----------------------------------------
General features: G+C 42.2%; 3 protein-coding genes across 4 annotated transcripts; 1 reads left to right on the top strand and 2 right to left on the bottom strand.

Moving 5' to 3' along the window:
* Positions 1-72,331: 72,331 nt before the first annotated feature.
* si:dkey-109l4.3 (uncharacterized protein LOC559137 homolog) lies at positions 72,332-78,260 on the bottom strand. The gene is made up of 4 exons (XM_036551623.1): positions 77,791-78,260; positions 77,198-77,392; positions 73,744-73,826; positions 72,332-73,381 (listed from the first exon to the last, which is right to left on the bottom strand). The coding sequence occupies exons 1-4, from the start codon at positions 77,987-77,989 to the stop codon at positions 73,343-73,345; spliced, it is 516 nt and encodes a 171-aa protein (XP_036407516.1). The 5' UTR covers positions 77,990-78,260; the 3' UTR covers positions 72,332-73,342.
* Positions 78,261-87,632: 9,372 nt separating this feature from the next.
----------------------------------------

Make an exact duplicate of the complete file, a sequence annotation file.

General features: G+C 42.2%; 3 protein-coding genes across 4 annotated transcripts; 1 reads left to right on the top strand and 2 right to left on the bottom strand.

Moving 5' to 3' along the window:
* Positions 1-72,331: 72,331 nt before the first annotated feature.
* si:dkey-109l4.3 (uncharacterized protein LOC559137 homolog) lies at positions 72,332-78,260 on the bottom strand. The gene is made up of 4 exons (XM_036551623.1): positions 77,791-78,260; positions 77,198-77,392; positions 73,744-73,826; positions 72,332-73,381 (listed from the first exon to the last, which is right to left on the bottom strand). The coding sequence occupies exons 1-4, from the start codon at positions 77,987-77,989 to the stop codon at positions 73,343-73,345; spliced, it is 516 nt and encodes a 171-aa protein (XP_036407516.1). The 5' UTR covers positions 77,990-78,260; the 3' UTR covers positions 72,332-73,342.
* Positions 78,261-87,632: 9,372 nt separating this feature from the next.